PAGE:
AHA Session 145
Saturday, January 4, 2020: 3:30 PM-5:00 PM
Nassau East (New York Hilton, Second Floor)
Leah Shopkow, Indiana University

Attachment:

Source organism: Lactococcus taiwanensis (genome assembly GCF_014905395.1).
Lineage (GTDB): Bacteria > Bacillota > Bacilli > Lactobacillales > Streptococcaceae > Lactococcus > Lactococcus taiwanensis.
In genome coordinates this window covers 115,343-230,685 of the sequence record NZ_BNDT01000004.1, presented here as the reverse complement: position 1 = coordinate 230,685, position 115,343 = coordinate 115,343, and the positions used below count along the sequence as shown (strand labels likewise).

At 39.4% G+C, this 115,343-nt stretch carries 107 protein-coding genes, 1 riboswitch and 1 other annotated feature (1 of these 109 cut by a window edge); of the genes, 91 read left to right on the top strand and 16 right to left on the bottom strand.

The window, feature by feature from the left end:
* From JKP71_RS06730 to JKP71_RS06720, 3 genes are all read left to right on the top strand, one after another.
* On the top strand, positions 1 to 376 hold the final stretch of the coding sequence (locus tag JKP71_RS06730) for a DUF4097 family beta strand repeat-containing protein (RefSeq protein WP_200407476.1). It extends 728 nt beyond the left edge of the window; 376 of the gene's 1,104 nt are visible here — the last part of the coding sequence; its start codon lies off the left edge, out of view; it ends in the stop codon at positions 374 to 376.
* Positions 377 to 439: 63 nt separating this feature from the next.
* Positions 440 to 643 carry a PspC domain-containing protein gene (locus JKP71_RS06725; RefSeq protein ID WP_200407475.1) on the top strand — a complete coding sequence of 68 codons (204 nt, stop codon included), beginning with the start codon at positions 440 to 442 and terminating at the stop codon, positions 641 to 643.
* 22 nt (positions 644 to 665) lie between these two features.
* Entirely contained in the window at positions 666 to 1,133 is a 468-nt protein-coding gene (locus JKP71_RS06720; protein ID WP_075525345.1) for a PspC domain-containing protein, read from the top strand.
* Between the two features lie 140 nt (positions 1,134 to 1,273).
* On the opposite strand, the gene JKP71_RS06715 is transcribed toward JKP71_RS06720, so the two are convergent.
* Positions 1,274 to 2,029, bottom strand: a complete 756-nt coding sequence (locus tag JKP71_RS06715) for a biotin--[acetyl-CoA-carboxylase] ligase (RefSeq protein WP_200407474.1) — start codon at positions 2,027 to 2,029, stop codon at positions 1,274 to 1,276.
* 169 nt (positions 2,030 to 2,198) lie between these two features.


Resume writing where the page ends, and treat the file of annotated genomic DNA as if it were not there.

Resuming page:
In 2012 the American Historical Association introduced a new initiative called the Tuning Project. Over sixty historians from across the country gathered in DC that year to begin a process, tuning the discipline of history, that only a few of us had ever heard of. Today the concept has spread to hundreds of campuses and departments and has transformed the way many of us think about our discipline, our purpose as history educators, and our practices in the classroom. Much has been said at conferences and written in SOTL journals about the big Tuning questions: what should students know and be able to do after each level of history education?, how do we make what is implicit in our teaching of history explicit to our students?, how can we brand our discipline for the public and defend the contributions it makes to general education and citizenship?, and should we not focus as much on the historical thinking skills and disciplinary competencies we believe are essential to our field as we do on content and factual knowledge? But, not as much has been written about the practical outcomes of this initiative at the ground level in the classrooms and in student assessment of their own learning. How has the Tuning project really changed the practice of history educators in the classroom? How have they incorporated this AHA initiative into their daily work with students? In this session, history educators and veterans of the Tuning project share with us how they have accomplished this transition from theory to praxis. Kenneth Nivison shares how SNHU redesigned its introductory history education program to replace the traditional US and Western Civ surveys with new specialized courses. Rather than expect entering students to have the skills and knowledge base needed to handle large periods of time across broad geographic regions, they designed courses that introduced the craft of history through specific historical content chosen by the professor. Nivison explains they crafted “an introduction to history course that scaffolds academic skill as a common component across all sections, with the specific historical content, as chosen by the instructor, draped over that framework.” Susan Cogan, a historian, and Jennifer Duncan, a rare books librarian, found that introducing students to rare books and archival objects through careful scaffolding of the experience over the course of the program improved students’ skill in working with archival material. In this session, they “offer examples of successful assignment design that tune the introductory history classroom to three of the core competencies and learning outcomes of the AHA's Tuning projects: building historical knowledge, developing historical methods, and creating historical arguments and narratives.” And John Savagian shares the philosophy of Alverno Collect that self assessment is an essential “learned skill that not only improves over time, but becomes more sophisticated as the student matures academically.” Savagian’s presentation encourages history educators to introduce self-assessment in a way that scaffolds the growth of this skill over the course of the college experience.
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